https://pjmedia.com/columns/david-solway-2/2022/02/19/requiem-for-a-nation-n1560630

It may seem hard to believe that America’s neighbor to the north is now a full-fledged, up-and-running police state. Heavily-armed police are arresting and, in some cases, roughing up, severely beating, and trampling with horses members of the truckers’ Freedom Convoy in Ottawa as well as bystanders. The country has gone off the rails.

Justin Trudeau’s ineffable Justice Minister David Lametti is on record threatening those who hold the wrong political views that they are liable to have their bank accounts seized. “If you are a member of a pro-Trump movement who is donating hundreds of thousands of dollars, and millions of dollars to this kind of thing,” he said, “then you ought to be worried.” The assumption that Trump has something to do with Canadian trucker donations seems particularly unhinged.

Deputy Prime Minister Chrystia Freeland, who sits on the board of Klaus Schwab’s World Economic Forum—an obvious conflict of interest—has moved to freeze the bank accounts and other financial instruments of the “protesters” and private citizens who have donated to the trucker fund. Hacked documents revealed the names of these offenders, some of whom have been “interviewed” by news media like the CBC and The Washington Post. Others have been doxed and menaced.

No less distressing, a substantial majority of the Canadian public have approved of the government’s jackbooted and manifestly illegal handling of the situation, taken in by the prime minister’s bought-and-paid-for media’s slanted and mendacious coverage. They are, to adapt a phrase from Daniel Goldhagen, Canada’s willing executioners, a compliant and unthinking populace presiding over the extinction of a once-democratic country. It couldn’t get any worse—though it probably will, with the assistance of the people’s sodden parliamentary representatives and a morally bankrupt media fifth column.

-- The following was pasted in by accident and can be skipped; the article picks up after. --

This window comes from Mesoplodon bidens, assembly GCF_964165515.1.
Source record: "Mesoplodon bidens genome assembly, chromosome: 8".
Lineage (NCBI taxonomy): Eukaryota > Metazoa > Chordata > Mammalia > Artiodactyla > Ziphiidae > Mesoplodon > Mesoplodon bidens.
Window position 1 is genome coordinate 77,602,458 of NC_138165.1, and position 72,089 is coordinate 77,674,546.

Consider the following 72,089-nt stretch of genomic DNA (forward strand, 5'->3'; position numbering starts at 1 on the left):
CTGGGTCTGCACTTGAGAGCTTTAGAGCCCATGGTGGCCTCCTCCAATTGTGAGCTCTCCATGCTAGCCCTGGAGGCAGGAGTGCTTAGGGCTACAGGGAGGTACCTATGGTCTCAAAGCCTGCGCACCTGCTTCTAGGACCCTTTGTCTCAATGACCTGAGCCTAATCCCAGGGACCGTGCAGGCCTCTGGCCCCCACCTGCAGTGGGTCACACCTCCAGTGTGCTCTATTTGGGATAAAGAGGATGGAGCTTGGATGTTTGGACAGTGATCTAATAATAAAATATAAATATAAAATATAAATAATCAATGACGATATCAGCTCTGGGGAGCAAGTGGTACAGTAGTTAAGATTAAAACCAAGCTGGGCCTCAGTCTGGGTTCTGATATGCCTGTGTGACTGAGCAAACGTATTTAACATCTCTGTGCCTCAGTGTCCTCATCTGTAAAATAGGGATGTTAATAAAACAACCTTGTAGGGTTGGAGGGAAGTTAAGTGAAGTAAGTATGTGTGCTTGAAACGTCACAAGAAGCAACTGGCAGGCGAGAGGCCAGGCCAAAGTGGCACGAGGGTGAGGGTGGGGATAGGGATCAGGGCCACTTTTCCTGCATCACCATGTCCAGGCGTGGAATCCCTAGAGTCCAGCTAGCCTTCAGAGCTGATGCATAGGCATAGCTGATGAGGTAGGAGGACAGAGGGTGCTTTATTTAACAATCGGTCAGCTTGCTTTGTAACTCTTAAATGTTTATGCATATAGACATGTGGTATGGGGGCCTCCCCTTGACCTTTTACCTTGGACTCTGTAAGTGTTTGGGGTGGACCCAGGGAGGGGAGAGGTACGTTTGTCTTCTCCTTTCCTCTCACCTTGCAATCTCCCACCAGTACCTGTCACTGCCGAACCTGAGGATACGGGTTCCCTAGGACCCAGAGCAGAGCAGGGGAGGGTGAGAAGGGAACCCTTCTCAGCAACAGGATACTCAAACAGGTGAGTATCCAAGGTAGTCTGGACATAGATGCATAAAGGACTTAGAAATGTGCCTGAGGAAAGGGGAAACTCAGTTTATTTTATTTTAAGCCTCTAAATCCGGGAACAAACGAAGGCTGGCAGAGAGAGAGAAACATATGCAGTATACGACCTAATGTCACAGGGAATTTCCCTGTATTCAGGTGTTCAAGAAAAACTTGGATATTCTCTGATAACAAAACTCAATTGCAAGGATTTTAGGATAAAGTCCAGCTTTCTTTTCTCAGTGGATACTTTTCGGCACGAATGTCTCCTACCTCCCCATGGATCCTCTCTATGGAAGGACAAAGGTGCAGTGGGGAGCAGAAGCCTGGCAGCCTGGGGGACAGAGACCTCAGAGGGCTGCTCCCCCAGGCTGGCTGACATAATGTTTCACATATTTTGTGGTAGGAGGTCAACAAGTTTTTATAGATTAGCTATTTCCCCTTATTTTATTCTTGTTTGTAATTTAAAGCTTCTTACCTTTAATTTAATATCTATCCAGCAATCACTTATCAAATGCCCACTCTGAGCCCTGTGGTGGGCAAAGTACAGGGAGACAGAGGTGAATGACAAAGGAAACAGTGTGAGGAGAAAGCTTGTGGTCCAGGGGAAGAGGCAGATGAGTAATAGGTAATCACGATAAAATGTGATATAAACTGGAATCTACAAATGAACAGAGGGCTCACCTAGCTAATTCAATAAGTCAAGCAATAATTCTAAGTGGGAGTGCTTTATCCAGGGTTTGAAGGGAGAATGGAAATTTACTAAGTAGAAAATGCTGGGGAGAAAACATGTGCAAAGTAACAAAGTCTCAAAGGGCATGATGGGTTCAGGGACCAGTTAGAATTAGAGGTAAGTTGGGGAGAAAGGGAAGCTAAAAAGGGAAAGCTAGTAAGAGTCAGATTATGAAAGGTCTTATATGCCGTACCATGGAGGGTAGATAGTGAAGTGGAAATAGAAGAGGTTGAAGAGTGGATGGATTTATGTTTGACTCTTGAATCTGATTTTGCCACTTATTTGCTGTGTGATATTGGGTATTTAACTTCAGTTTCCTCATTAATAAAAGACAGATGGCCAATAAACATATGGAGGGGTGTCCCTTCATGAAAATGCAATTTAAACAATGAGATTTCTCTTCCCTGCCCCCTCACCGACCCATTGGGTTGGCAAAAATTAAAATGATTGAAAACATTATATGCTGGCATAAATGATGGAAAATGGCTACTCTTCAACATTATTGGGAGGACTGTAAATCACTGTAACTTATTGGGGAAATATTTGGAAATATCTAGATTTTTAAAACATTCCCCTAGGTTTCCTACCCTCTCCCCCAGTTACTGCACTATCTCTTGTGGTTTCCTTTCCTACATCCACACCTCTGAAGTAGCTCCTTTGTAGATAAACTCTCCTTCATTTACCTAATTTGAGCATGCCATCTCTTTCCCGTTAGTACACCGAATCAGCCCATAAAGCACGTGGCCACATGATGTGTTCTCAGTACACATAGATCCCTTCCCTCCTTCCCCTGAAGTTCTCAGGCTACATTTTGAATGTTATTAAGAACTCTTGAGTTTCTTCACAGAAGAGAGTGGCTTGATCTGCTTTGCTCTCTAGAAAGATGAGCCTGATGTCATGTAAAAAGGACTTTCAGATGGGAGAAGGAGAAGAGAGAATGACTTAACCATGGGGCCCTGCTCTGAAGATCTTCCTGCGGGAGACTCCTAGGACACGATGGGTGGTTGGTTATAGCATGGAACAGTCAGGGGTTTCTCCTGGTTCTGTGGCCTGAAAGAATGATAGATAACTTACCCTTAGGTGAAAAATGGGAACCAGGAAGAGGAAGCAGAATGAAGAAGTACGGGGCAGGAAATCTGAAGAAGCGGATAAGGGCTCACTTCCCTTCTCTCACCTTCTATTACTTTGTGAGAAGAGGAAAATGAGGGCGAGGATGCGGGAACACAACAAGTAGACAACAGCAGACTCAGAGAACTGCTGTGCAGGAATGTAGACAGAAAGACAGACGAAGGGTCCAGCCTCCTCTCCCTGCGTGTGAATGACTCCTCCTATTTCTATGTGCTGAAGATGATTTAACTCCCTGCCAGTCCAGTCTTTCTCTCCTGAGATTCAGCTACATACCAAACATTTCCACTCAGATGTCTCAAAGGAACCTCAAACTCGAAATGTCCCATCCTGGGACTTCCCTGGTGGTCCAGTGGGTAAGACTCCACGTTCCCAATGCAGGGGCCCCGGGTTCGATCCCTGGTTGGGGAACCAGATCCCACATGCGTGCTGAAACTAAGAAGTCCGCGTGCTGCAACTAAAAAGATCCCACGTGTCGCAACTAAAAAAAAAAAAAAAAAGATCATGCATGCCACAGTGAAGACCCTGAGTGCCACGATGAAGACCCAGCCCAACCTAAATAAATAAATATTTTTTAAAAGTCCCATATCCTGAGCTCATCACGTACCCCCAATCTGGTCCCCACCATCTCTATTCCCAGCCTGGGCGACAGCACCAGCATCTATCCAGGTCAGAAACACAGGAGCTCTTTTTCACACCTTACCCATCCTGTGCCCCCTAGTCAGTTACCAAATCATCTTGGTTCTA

Lots of people are not happy. I have received a number of emails from correspondents claiming that the Convoy Event was Justin Trudeau’s Reichstag moment. I would be loath to say anything so demeaning of the leader of my country, but Elon Musk had no compunction addressing the prime minister in a now-deleted, mordantly funny tweet couched in the voice of der Füehrer: “Stop comparing me to Justin Trudeau.” Fast food for thought.

Closer to the truth, perhaps, is that we now seem to be living in what Ernst Fraenkel in his The Dual State: A Contribution to the Theory of Dictatorship, a study of the totalitarian nature of Nazi Germany, called the “prerogative state.” This is a fascist polity based on the arbitrary seizure of power, party solidarity, and violent police measures that at the same time maintain the fiction of the “normative state,” that is, the fable of legitimate, administrative, and juridical government. The “prerogative state” disguised as a “normative state” is our current home.

For there is little doubt that Canada, like Australia and New Zealand, has gone rogue. The U.S. had Obama and now Biden, two leaders who have no love for the Constitution and traditions of the nation. But the U.S. still has Donald Trump and Ron DeSantis and a reviving Republican Party. Canada, for its part, has Justin Trudeau and Chrystia Freeland, but no one of the national influence and serious political power of Trump and DeSantis. Nor does it enjoy an ethically credible opposition, with the exception of Maxime Bernier’s PPC, a party with no representation in parliament.